In a December poem, ghosts hung by my window
in Trinidad & Tobago, whispering in a low hush
of Creole, my father’s siblings, long-dead spiteful
children. Earlier in the evening, they iron my neatly
folded sorrows, hot coal glowing in their eyes,
they command that I write down the names
of my progenies on the leaves of olive trees.
A missing link lingers by the gothic door
of the house of volcano that opens a green eye,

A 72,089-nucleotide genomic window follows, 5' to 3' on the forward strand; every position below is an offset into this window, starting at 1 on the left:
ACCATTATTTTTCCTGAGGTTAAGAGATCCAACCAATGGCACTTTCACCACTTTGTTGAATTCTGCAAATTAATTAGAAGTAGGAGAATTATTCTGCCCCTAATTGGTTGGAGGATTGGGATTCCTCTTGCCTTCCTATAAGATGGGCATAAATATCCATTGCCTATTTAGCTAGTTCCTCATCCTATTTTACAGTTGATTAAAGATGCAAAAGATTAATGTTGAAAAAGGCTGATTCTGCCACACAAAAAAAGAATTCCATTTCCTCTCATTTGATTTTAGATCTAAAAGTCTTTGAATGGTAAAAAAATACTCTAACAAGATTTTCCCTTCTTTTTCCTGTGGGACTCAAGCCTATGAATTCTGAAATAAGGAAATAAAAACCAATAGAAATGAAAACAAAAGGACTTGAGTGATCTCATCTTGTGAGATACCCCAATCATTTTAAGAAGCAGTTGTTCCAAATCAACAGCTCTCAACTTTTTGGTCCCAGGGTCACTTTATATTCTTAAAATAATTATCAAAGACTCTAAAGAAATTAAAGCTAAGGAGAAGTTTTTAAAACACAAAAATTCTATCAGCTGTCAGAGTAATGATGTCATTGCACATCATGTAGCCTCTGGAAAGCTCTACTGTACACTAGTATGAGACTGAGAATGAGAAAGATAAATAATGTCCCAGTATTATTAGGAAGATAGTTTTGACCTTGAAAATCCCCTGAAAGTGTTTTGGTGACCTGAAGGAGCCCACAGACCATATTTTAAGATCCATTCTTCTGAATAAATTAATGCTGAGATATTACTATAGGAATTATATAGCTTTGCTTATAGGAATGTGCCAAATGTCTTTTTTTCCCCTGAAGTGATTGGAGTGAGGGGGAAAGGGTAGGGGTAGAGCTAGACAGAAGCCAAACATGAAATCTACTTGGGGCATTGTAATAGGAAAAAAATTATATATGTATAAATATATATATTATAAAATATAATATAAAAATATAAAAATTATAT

reads fate lines on my palm-
I could become mist or rain, I choose to be rain
in the swamps of liquid Caribbean moon.
Potholed streets gather the ammoniac smell
of dreams opening into silence, a cluster of poems stir,
waking from a trance.
Smitha Sehgal is a legal professional and poet who writes in two languages-English and Malayalam. Her poems have been featured in contemporary literary publications such as Ink Sweat & Tears, Panoply, Marrow Magazine, Marathon Literary Review and elsewhere.